Super Spidey is back to his best
Just five years on from the pop culture phenomenon’s first cinematic reboot in The Amazing Spider-Man, the webslinger returns with another Brit – Tom Holland – under the mask.
Yes, the Londoner popped up in scenestealing form in last year’s Captain America: Civil War, but this is his first solo adventure as the character fully integrates himself into the Marvel Cinematic Universe following a deal between the comic book giants and Sony, whose planned Amazing series came to an abrupt halt with flaw-filled film number two.
Thankfully Homecoming isn’t just a return to form for Spidey, it’s on a par with his previous finest big screen outing – 2004’s Spider-Man 2.
But while the debate over which blockbuster is better could easily fall on either side of the fence, there’s little doubt in my mind that Holland can now lay claim to being the best cinematic Spider-Man – and Peter Parker.
His excitable, charming and, at times, immature lead is the perfect combination of twitchy teen – Holland belying the fact he’s actually 21 – and wannabe superhero, whether undergoing an unflattering costume change, carrying out mundane tasks or soaring through the skies to save the day.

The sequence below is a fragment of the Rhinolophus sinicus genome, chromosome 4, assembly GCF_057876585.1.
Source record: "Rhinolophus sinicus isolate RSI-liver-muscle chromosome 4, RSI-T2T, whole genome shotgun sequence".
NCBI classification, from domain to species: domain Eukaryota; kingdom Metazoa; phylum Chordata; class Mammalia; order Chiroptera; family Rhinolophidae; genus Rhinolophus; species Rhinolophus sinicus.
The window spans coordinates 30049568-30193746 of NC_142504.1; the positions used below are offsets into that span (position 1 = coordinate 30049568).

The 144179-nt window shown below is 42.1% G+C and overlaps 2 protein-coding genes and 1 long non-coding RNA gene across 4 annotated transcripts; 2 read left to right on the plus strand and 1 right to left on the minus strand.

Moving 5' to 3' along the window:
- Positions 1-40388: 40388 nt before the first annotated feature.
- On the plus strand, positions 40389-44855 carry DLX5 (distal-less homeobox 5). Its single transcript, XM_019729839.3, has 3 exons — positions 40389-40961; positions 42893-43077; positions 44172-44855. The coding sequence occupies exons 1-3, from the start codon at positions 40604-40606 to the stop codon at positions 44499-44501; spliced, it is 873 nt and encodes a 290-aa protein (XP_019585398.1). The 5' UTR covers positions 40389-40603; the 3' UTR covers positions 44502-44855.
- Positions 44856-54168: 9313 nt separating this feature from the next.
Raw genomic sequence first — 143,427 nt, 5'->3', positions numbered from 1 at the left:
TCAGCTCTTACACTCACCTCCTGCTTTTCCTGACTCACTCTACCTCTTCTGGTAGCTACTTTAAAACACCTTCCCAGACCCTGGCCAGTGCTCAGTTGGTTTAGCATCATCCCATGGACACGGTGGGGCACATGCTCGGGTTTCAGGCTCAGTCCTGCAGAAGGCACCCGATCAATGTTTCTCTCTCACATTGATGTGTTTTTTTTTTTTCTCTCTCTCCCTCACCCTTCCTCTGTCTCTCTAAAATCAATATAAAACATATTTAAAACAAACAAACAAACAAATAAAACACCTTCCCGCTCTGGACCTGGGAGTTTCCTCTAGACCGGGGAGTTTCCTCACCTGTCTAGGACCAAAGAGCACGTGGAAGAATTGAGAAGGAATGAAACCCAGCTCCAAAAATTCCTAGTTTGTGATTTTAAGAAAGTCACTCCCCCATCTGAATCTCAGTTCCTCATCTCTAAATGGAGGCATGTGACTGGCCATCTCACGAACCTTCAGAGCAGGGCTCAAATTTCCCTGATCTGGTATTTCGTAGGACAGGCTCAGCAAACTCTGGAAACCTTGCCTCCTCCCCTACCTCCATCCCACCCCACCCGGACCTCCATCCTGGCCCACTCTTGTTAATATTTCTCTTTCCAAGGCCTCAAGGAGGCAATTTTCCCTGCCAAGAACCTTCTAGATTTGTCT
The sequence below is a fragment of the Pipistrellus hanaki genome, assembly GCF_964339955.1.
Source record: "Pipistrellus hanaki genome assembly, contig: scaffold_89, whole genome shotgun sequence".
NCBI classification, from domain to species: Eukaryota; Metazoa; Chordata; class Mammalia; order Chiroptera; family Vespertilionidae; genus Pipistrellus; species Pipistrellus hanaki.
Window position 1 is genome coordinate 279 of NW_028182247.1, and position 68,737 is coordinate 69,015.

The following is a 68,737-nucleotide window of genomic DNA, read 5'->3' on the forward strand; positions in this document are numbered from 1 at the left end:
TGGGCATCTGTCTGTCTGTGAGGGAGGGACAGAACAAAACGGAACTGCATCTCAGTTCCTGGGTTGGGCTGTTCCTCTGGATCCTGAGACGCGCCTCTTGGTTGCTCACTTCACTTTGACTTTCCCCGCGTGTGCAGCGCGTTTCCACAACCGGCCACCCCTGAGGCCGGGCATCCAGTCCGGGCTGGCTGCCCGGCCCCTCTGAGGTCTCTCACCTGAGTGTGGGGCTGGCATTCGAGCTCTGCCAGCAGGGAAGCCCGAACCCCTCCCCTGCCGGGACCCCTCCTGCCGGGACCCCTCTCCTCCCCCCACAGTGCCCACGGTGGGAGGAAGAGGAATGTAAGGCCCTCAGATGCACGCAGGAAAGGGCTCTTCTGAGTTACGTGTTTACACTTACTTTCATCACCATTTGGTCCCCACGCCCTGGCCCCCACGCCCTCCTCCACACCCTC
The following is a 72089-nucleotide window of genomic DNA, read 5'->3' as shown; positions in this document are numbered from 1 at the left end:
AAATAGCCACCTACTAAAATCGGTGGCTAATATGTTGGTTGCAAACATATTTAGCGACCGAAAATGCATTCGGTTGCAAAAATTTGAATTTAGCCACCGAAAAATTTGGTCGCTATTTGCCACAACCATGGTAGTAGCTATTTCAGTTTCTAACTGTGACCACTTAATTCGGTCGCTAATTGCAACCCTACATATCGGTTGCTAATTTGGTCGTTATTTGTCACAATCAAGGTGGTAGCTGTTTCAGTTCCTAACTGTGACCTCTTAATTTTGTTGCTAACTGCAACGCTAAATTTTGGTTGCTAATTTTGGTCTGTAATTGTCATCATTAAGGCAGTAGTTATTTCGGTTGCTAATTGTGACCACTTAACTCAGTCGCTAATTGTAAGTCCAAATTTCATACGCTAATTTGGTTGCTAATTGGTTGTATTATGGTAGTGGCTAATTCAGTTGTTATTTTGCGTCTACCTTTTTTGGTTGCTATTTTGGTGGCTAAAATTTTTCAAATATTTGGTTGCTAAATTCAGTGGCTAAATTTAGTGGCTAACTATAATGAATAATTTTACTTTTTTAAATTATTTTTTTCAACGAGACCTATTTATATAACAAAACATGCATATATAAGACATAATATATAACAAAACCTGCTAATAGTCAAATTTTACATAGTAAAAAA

He’s aided by a stunning screenplay – created by a six-strong writing crew – that spares us a third take on Spidey’s origin story and plants Peter back in high school.
Director Jon Watts (Cop Car) quoted the John Hughes comedies of the eighties as an inspiration for the school-set drama and banter and it’s easy to see the comparison as, from Peter’s buddy Ned (Jacob Batalon) and eccentric classmate Michelle (Zendaya) to the object of his affections, Liz (Laura Harrier), there are enough laughs and awkward and tender moments to fill a non-comic book movie teen coming-of-age tale.
This is a Spider-Man that has to deal with academic decathlons and homecoming dances as much as butting heads with the latest baddie in town.
And what a villain Michael Keaton’s Adrian Toomes – aka winged menace Vulture – makes. The former Batman is manic and foultempered, but with very grounded, selfless motivations in what is Marvel’s best non-Loki cinematic antagonist to date.
The Vulture-Spidey smackdowns thrill as they take to the air, but the apex of their faceoffs is a terrific awkward, tense car ride.
Watts’ dizzying camera work adds scale and peril to an impressive Washington Monument sequence and a cracking Staten Island ferry confrontation shares similarities to Spider-Man 2’s standout runaway train set-piece.
Throw in a thankfully not overused Robert Downey Jr. (Iron Man) in a straight-talking fatherfigure role, a welcome return for Jon Favreau’s Happy Hogan and nods and winks to previous Spidey films and cartoons, and you’ll Marvel at how fresh a third big screen web-head in 15 years can be.
Tunnel visionTom Holland’s webslinger gets set for heroics